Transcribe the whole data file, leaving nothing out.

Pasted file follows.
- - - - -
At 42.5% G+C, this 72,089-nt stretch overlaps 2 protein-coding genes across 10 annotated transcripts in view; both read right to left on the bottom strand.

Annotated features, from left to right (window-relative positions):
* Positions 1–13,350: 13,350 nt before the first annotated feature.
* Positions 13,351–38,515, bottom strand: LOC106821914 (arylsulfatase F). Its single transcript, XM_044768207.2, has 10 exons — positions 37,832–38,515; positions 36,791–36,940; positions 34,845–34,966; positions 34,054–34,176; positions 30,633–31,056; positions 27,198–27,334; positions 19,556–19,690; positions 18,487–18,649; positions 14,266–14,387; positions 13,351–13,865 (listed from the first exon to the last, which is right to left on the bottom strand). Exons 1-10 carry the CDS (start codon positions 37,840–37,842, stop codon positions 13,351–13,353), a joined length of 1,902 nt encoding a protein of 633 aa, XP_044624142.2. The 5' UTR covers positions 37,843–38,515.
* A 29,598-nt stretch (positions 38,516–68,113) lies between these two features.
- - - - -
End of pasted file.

At 42.5% G+C, this 72,089-nt stretch overlaps 2 protein-coding genes across 10 annotated transcripts in view; both read right to left on the bottom strand.

Annotated features, from left to right (window-relative positions):
* Positions 1–13,350: 13,350 nt before the first annotated feature.
* Positions 13,351–38,515, bottom strand: LOC106821914 (arylsulfatase F). Its single transcript, XM_044768207.2, has 10 exons — positions 37,832–38,515; positions 36,791–36,940; positions 34,845–34,966; positions 34,054–34,176; positions 30,633–31,056; positions 27,198–27,334; positions 19,556–19,690; positions 18,487–18,649; positions 14,266–14,387; positions 13,351–13,865 (listed from the first exon to the last, which is right to left on the bottom strand). Exons 1-10 carry the CDS (start codon positions 37,840–37,842, stop codon positions 13,351–13,353), a joined length of 1,902 nt encoding a protein of 633 aa, XP_044624142.2. The 5' UTR covers positions 37,843–38,515.
* A 29,598-nt stretch (positions 38,516–68,113) lies between these two features.